ClickTech EdU T Cell Proliferation Kits for Flow Cytometry
EdU T Cell Proliferation Assays for Flow Cytometry
- Catalog No.
- Dye 488 / 48 Assays
- € 150,00
- Dye 488 / 192 Assays
- € 400,00
- Dye 555 / 48 Assays
- € 150,00
- Dye 555 / 192 Assays
- € 400,00
- Dye 647 / 48 Assays
- € 150,00
- Dye 647 / 192 Assays
- € 400,00
Cell analysis – T Cell Proliferation Assays for Flow Cytometry
Cell analysis allows scientists to gain unique insights into cell proliferation, viability, and toxicity, enabling the monitoring of cell response and cell health in cultures after treatment with various stimuli.
Detection of DNA replication is a powerful tool for studying proliferation of both cell populations and individual cells. DNA replication can be detected through the incorporation of a nucleoside analog such as BrdU or EdU into DNA. The detection of these two thymidine analogs differs significantly and has implications for test results, potential applications, and multiplexing capability. Compared to other cell proliferation methods, the EdU proliferation assay does not involve radioactive isotopes or antibodies to detect newly synthesized DNA.
The ClickTech EdU cell proliferation assay enables estimates of cell proliferation rates by determining the fraction of cells replicating their DNA.
Schematic representation of EdU cell proliferation assays. A) Incubation of cells with EdU. B) EdU is incorporated during active DNA synthesis. C) Detection of cell proliferation via click chemistry, wherein the use of a range of different fluorescent dyes is possible.
ClickTech EdU T Cell Proliferation Assays for FC
ClickTech EdU T cell Proliferation assay enables monitoring genotoxicity, anticancer drug evaluation or cell cycle analysis by direct detection of DNA replication in proliferating cells. The technology is based on the labeling of DNA with EdU (5-ethynyl-2′-deoxyuridine), an alkyne-modified nucleoside that is incorporated into the replicating DNA of living cells and its conjugation to a fluorochrome in situ. This nucleoside contains a reactive alkyne group (instead of the bromine atom in BrdU) and can be conjugated to molecules bearing azide groups through a click reaction. After an incubation period that depends on the specific cell type, the cells are washed, fixed and permeabilized to allow the detection reagents to penetrate.
The detection is then carried out via the copper-catalyzed click reaction (also known as Azide-Akyne Cyclo-addition or CuAAC). Click reactions show high quantitative yields, run under mild conditions and are easy to perform. In order to start the reaction, a click cocktail, containing buffer, catalytic reagents and a fluorescent dye, is added to the cells. The dye contains an azide group that reacts with the alkyne group of the incorporated EdU. Only cells that actively replicate their DNA during the EdU pulse can be detected by this method.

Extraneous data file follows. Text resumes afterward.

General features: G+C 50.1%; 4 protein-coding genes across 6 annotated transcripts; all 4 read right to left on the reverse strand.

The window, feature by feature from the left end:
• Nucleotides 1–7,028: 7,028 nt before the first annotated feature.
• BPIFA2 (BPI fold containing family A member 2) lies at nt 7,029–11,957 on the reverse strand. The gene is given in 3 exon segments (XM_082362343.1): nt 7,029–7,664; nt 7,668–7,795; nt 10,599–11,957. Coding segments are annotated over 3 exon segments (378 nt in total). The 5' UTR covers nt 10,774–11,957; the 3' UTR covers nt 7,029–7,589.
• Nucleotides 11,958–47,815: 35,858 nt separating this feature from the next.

Functional alkyne and azide groups do not occur in natural cell systems and do not react without catalytic reagents. This ensures that the EdU cell proliferation method, based on click chemistry, is highly selective, sensitive and reproducible. This technology allows an almost unlimited choice of different and easy to synthesize fluorescent dyes and thus offers maximum flexibility in terms of “detection colors” and analytical devices. baseclick currently offers EdU T Cell proliferation assays for flow cytometry and three standard dyes (488, 555, 647 nm).
- Increased selectivity and sensibility in comparison to BrdU
- Simple, fast and reliable assay
- High sensitivity paired with very low toxicity
- A cost-effective assay
- Multiplexing possibility
Comparison between the BrdU and the EdU assay:
Comparison between cell tracing and the EdU assay:
Fluorescent cell tracing reagents exhibits several limitations as it can reduce T cell proliferation, viability, responsiveness, and cell proliferation can only be determined after completion of full rounds of cell division.
Stimulation of human T cell activation via comparing the dilution-based T cell proliferation probe CellTrace Far Red and EdU. ClickTech EdU T cell proliferation Kit overcomes the limitations of dilution-based probes, thus providing a superior alternative for measuring T cell proliferation.
Although both the ClickTech EdU Cell Proliferation assays and fluorescent cell tracing assays such as CellTraceTM are used to estimate cell proliferation, the actual information they provide is different as they measure distinct parameters/aspects of cell proliferation: